Windmills near Palm Springs, California. IMAGE BY Sam Howzit

Question: How hard will it be to meet 2030 and 2050 greenhouse-gas reduction goals?

Answer: Very hard. No major economy has yet made such deep cuts.

California seeks to cut greenhouse gas emissions to 40 percent below 1990 levels by 2030, and to 80 percent below 1990 levels by 2050. Both of those goals have been established by executive orders, not laws, although Senate Bill 32, which has passed the Senate and is now being considered in the Assembly, would codify the 2050 goal into law and also establish targets for 2030 and 2040.

Scientists believe such steep cuts are necessary to limit global warming. The European Union also shares the goal of cutting emissions to 80 percent below 1990 levels by 2050, as does Massachusetts.  The Obama Administration has largely focused on goals not quite so far in the future.

Getting to the 2030 and 2050 cuts that California seeks will require steeper cuts than the state has yet experienced over an extended period. Reducing greenhouse gases to the 2020 levels ordered by AB 32 requires a cut of 5.5 percent between 2010 and 2020. Brown’s executive order requires a 40 percent cut below the 2020 target by 2030. That means, in theory, that California would need to reduce emissions about 7 times as quickly between 2020 and 2030 as between 2010 and 2020. 

California's Emissions, Population and Economic Growth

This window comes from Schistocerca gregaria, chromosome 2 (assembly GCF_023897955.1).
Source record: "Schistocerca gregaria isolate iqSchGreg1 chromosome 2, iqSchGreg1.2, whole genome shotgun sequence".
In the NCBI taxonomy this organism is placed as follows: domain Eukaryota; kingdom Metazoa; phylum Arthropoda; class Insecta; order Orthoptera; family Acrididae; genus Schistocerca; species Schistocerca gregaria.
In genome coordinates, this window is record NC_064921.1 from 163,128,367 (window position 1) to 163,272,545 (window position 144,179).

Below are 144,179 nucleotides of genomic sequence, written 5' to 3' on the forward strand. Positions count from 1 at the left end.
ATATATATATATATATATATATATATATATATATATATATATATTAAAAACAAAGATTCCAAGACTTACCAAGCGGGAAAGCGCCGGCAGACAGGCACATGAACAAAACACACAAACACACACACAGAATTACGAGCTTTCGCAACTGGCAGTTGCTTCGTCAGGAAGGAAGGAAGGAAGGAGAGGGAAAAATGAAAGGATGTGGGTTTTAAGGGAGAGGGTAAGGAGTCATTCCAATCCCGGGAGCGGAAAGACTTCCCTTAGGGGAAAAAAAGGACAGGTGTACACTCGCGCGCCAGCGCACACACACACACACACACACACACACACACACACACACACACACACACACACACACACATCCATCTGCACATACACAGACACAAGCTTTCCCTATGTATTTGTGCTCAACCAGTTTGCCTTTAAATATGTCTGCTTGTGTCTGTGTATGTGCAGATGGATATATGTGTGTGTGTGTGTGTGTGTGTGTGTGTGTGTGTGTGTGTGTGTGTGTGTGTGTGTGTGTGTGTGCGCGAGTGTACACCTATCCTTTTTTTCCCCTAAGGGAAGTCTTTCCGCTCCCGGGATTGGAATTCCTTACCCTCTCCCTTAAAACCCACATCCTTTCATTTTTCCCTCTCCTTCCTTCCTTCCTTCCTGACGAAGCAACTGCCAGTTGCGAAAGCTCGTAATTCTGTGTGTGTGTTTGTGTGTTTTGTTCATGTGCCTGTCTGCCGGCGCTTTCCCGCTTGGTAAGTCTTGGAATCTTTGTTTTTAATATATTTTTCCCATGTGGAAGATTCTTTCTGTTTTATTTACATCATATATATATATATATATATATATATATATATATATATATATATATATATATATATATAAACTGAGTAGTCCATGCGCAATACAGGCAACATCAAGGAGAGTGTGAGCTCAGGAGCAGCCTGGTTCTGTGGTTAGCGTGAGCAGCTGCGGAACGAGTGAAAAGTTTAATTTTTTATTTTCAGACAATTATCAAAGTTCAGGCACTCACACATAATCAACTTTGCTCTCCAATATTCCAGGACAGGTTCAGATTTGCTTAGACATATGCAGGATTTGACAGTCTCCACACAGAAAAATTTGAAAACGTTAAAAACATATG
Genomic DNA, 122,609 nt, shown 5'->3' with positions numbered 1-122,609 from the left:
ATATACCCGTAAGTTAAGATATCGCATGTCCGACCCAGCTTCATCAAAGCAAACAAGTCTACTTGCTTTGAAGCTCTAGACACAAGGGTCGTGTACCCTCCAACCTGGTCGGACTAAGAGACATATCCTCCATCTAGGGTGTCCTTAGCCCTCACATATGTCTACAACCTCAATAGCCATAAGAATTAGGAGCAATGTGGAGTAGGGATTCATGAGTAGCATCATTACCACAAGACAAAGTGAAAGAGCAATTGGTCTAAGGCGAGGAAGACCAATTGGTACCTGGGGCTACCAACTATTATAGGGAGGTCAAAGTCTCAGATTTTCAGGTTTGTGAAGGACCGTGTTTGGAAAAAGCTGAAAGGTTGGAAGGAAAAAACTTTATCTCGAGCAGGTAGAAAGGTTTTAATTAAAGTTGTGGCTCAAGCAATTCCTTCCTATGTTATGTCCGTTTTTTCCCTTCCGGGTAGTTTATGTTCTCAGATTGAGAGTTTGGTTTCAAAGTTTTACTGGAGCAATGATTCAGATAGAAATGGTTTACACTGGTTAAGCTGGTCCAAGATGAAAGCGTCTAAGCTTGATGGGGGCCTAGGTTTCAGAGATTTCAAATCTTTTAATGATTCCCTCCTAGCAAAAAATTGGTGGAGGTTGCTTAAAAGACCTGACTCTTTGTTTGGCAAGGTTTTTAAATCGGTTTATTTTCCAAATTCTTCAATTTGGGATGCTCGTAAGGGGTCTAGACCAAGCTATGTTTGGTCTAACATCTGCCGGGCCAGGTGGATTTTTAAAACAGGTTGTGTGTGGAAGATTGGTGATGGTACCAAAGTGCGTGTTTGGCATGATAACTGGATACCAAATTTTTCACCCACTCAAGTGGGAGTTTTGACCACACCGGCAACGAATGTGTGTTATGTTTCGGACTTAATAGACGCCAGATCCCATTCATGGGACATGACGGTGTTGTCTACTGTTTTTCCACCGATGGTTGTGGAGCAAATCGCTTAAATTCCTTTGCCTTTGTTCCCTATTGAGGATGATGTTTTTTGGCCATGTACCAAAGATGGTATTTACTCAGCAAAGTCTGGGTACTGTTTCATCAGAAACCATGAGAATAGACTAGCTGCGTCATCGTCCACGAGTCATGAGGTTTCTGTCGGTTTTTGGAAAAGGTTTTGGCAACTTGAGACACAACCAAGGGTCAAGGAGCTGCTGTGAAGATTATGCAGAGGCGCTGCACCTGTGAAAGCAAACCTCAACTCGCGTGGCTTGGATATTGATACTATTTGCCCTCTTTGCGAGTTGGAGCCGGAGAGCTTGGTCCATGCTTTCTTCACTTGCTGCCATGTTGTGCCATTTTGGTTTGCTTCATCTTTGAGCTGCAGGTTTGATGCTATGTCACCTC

How will population and economic growth impact California's greenhouse gas targets?

In practice, however, the acceleration may not be quite so dramatic. That’s because most experts expect California to come in below its 2020 targets. If, for example, California’s emissions come in at around 400 million metric tons of carbon dioxide equivalent in 2020, rather than at 431 (the figure needed to exactly meet its 2020 goal), California would need to cut emissions roughly three times faster between 2020 and 2030 than during the preceding decade.

Between 2030 and 2050, emissions will also need to decline much more quickly than has been the case in recent years.

These calculations come with one slight caveat: the state has specified its long-term goals only in terms of percentage reductions, rather than in terms of exact emissions figures. But the exact numbers, when they are formulated, are expected to be roughly what the percentages suggest (eg, around 260 million metric tons of carbon dioxide equivalent for 2030, and 85 metric tons in 2050).